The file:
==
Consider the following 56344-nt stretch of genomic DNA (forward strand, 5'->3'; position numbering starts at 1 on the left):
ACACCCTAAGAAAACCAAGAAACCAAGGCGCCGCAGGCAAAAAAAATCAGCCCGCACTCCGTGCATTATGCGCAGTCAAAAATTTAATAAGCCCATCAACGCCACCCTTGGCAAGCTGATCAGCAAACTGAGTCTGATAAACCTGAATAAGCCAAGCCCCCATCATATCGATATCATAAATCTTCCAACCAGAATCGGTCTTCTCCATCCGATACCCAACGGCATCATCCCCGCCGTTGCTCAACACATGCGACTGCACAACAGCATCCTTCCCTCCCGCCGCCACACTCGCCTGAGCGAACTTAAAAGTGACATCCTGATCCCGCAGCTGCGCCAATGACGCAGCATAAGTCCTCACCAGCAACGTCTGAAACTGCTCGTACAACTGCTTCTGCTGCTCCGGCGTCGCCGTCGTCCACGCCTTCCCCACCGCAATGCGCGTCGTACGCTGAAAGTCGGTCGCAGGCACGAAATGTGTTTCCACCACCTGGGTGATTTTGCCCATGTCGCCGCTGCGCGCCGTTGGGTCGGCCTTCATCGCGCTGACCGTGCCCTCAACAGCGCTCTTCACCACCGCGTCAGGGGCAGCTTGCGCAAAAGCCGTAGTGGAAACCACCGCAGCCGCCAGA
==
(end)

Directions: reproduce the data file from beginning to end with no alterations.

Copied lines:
Consider the following 56344-nt stretch of genomic DNA (forward strand, 5'->3'; position numbering starts at 1 on the left):
ACACCCTAAGAAAACCAAGAAACCAAGGCGCCGCAGGCAAAAAAAATCAGCCCGCACTCCGTGCATTATGCGCAGTCAAAAATTTAATAAGCCCATCAACGCCACCCTTGGCAAGCTGATCAGCAAACTGAGTCTGATAAACCTGAATAAGCCAAGCCCCCATCATATCGATATCATAAATCTTCCAACCAGAATCGGTCTTCTCCATCCGATACCCAACGGCATCATCCCCGCCGTTGCTCAACACATGCGACTGCACAACAGCATCCTTCCCTCCCGCCGCCACACTCGCCTGAGCGAACTTAAAAGTGACATCCTGATCCCGCAGCTGCGCCAATGACGCAGCATAAGTCCTCACCAGCAACGTCTGAAACTGCTCGTACAACTGCTTCTGCTGCTCCGGCGTCGCCGTCGTCCACGCCTTCCCCACCGCAATGCGCGTCGTACGCTGAAAGTCGGTCGCAGGCACGAAATGTGTTTCCACCACCTGGGTGATTTTGCCCATGTCGCCGCTGCGCGCCGTTGGGTCGGCCTTCATCGCGCTGACCGTGCCCTCAACAGCGCTCTTCACCACCGCGTCAGGGGCAGCTTGCGCAAAAGCCGTAGTGGAAACCACCGCAGCCGCCAGA